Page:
The signing of Pedro for a sum in the region of £21m brings Chelsea’s spending on wide forwards to £107.9m since Jose Mourinho returned to the club in summer 2013.
Andre Schurrle, Willian, Christian Atsu, Mohamed Salah, Juan Cuadrado and Senor Rodriguez himself account for the expenditure, with only the opaque nature of Brazilian youngster Nathan’s ownership preventing his being added to accounts.
Of those to have had a chance, all bar Willian have failed to endear themselves to Mourinho sufficiently to be considered regular starters, despite all bar loan-deal money spinner Atsu being signed for precisely that purpose.
Even the Brazilian workhorse has his weak points, having scored just twice in the league last term and eight times in 94 appearances for the club across all competitions.
It seems that the sourcing of wide-forwards, a position which has evolved into the most destructive in world football, is a blind spot for the Blues in Mourinho’s second spell at the club.
Why that may be the case remains a conundrum. Schurrle and Salah may not have been defensively diligent enough, but can the same be said of Cuadrado, often a wing-back during his time at Fiorentina?
In any case Mourinho was willing to tolerate Eden Hazard’s out-of-possession lapses, even after they played a part in Chelsea’s Champions League semi-final elimination by Atletico Madrid in 2013/14.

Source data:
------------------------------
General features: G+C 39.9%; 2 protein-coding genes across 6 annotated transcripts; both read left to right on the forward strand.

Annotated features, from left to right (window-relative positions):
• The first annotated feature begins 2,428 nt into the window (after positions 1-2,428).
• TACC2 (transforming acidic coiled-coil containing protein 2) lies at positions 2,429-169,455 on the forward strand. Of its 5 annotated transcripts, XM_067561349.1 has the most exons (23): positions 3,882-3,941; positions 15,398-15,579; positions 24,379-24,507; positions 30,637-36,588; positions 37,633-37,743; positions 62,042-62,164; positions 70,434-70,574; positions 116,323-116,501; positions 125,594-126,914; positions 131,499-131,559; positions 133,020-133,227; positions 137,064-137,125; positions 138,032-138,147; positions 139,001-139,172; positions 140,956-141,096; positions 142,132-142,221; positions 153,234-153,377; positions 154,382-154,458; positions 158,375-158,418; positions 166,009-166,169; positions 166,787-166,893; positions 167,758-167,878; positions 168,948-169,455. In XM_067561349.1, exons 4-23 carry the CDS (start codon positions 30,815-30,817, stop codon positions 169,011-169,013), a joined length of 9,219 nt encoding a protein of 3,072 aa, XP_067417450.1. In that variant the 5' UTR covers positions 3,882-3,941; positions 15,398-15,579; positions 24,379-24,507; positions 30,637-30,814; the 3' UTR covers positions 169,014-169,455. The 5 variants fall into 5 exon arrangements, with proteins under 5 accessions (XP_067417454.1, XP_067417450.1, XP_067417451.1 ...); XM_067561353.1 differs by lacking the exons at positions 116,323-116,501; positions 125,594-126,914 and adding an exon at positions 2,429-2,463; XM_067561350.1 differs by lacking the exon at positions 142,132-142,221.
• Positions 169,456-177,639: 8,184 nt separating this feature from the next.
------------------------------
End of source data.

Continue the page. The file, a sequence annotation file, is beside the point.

Harry Redknapp queried just how much say the Portuguese has over transfers at Stamford Bridge in his column in the Metro on Friday.
Again there could be a grain of truth in the suggestion that Mourinho simply isn’t being bought the kind of wide forwards he genuinely covets.
Yet the underlying suspicion is that the relationship between his natural tactical inclinations and the role has always been an uncomfortable one.
In his first spell at Chelsea players such as Joe Cole and Arjen Robben came in and out of favour, while Shaun Wright-Phillips (an exciting talent at the time lest we forget) never really got going following his big money move from Manchester City.
At Inter the Portuguese preferred to use centre-forward Samuel Eto’o on the flank of his 4-2-3-1, while Angel Di Maria was occasionally binned in favour of employing Karim Benzema on the right in his title-winning 2011/12 campaign at Real Madrid.
In the last few months of that campaign it wasn’t unusual to see Benzema AND Gonzalo Higuain line up alongside Cristiano Ronaldo in the attacking trident.
Could it be that Mourinho’s pragmatic tactical inclinations can legislate for only one swashbuckling wide-forward in an XI (Ronaldo, Hazard), with the man on the opposite wing forever condemned to a vaguer supporting role that even the manager doesn’t truly understand the nature of as a result?